Air Traffic Controllers Warn That Staffing Shortage Could Lead to Delays, Congestion, Safety Concerns - (7/21/2004)
WASHINGTON – As the FAA conducts a series of information sessions today to address the looming air traffic control staffing crisis, the National Air Traffic Controllers Association (NATCA) continued to warn the public and lawmakers that our nation is facing a staffing shortage of major concern in the coming years and again stressed that thousands of new controllers need to be hired and trained.
“The consequences of inaction are dire,” said NATCA President John Carr. “Without adequate numbers of certified controllers we cannot increase system capacity and safely meet the needs of our nation’s travelers. Instead we will have fewer eyes watching crowded skies, and that will lead to congestion, delays, and yes, safety concerns. The price of inaction is too high, and frankly unacceptable to us.”
Carr noted that the timing is particularly critical given tomorrow’s expected vote in the House Appropriations Committees authorizing funding for the FAA and other transportation-related agencies. In the Senate, a bipartisan group of Senate committee members have asked their colleagues to give $14 million to the FAA to begin the critical hiring process.
“We are pleased that the FAA has joined us in discussing this looming crisis and we urge the Agency to ask Congress to address this problem now. It takes up to five years to train a controller and not everyone makes the cut,” Carr said . “We cannot afford to wait on staffing any longer.”
The FAA anticipates a national shortage of up to 50 percent in the next 10 years. One thousand controllers will need to be brought into the system each year to meet demand.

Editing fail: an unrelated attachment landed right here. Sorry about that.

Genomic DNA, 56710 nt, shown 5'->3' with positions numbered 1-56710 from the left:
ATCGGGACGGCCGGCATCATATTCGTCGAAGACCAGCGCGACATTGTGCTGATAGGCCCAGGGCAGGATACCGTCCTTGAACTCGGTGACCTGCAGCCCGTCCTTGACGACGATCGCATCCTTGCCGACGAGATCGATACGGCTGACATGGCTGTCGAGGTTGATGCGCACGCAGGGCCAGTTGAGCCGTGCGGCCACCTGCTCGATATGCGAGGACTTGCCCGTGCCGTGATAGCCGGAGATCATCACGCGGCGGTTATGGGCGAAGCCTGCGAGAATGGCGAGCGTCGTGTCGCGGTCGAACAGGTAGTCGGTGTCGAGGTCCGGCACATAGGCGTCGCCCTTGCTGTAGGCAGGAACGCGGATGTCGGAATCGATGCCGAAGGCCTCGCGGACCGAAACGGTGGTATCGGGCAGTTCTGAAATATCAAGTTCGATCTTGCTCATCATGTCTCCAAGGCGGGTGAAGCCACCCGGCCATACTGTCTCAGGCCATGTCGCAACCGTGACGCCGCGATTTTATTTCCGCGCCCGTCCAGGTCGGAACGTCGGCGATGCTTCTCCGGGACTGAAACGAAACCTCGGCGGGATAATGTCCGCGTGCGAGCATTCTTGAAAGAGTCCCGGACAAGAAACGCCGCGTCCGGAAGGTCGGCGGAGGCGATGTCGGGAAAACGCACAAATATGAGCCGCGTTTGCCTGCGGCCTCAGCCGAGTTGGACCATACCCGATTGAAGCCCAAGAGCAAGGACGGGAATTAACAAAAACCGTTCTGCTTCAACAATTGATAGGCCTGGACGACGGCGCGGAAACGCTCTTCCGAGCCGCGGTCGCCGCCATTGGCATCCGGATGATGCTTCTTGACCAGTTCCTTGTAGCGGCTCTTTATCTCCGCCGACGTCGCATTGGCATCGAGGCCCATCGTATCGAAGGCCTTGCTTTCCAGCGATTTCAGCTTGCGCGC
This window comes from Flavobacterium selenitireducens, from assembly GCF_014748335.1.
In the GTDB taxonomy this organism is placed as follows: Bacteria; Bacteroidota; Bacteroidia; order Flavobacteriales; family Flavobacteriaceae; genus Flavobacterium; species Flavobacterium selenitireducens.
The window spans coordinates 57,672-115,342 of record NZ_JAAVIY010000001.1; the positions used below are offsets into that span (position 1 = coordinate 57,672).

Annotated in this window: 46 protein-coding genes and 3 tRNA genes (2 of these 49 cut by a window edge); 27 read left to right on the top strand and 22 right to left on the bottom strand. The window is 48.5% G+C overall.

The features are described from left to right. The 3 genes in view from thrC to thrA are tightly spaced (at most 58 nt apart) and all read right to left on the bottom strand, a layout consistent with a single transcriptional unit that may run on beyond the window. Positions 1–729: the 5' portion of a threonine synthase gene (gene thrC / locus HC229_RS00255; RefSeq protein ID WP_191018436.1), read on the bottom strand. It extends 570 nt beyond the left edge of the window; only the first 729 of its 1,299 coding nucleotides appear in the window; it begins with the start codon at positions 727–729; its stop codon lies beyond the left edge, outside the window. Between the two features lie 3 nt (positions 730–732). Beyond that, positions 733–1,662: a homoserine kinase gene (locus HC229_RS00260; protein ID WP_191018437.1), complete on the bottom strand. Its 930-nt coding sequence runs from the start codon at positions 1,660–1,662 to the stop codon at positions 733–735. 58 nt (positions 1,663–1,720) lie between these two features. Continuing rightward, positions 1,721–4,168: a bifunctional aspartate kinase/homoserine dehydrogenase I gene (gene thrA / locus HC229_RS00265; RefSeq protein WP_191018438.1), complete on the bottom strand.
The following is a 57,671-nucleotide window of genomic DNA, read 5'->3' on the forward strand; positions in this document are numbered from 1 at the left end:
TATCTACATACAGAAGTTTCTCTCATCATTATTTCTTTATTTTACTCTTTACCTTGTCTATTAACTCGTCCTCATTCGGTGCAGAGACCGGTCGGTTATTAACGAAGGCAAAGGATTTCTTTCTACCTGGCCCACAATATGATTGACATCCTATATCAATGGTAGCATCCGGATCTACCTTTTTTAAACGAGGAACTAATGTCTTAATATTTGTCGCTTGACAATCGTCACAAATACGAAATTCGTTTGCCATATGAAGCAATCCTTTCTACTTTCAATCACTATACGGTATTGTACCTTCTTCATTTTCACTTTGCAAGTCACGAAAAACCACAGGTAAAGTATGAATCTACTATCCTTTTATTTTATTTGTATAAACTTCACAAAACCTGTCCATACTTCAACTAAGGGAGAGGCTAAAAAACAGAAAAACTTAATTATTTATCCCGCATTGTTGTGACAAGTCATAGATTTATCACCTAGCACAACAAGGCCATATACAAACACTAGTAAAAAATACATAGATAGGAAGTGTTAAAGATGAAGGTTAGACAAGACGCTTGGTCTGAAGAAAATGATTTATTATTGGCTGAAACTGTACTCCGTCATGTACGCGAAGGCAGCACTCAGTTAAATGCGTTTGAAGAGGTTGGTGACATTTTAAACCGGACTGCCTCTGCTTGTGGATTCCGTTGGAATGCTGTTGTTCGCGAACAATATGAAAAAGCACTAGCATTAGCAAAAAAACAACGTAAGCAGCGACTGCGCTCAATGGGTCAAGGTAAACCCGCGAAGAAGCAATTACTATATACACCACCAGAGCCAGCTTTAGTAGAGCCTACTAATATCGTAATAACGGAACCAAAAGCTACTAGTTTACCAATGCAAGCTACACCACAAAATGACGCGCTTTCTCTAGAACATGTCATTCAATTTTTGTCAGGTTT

Carr added, “We have the safest, most efficient air traffic control system in the world. We cannot afford to put this system at risk by closing our eyes to a very real problem with very real consequences.”
Towers across the country are facing shortage. Examples include:
• Chicago, where 44 certified professional controllers have been lost in the last five years and operational errors increased from an average of 31 per year before the shortage to 71 per year now.
• Las Vegas, where 56 certified professional controllers are authorized but only 47 are on hand, with another 6 eligible to retire in the next year and 15 by 2007.
• Miami, where 279 controllers are authorized but only 260 are on hand, and only 216 of these are able to work.
• Philadelphia, where 109 controllers are authorized but only 88 are at the facility, and only 65 of these are fully certified.
• Los Angeles, where 309 are authorized and only 219 certified controllers are on hand.
• Newark, where 40 controllers are authorized and there are only 29 working. Of these, 6 are eligible to retire in the next five years.
• Cincinnati, where 75 of 78 authorized controllers are working, but where 6 will retire before the end of this year.
If you would like information about the air traffic control staffing issue in your area, please contact Dan Hubbard at (202) 828-8877.
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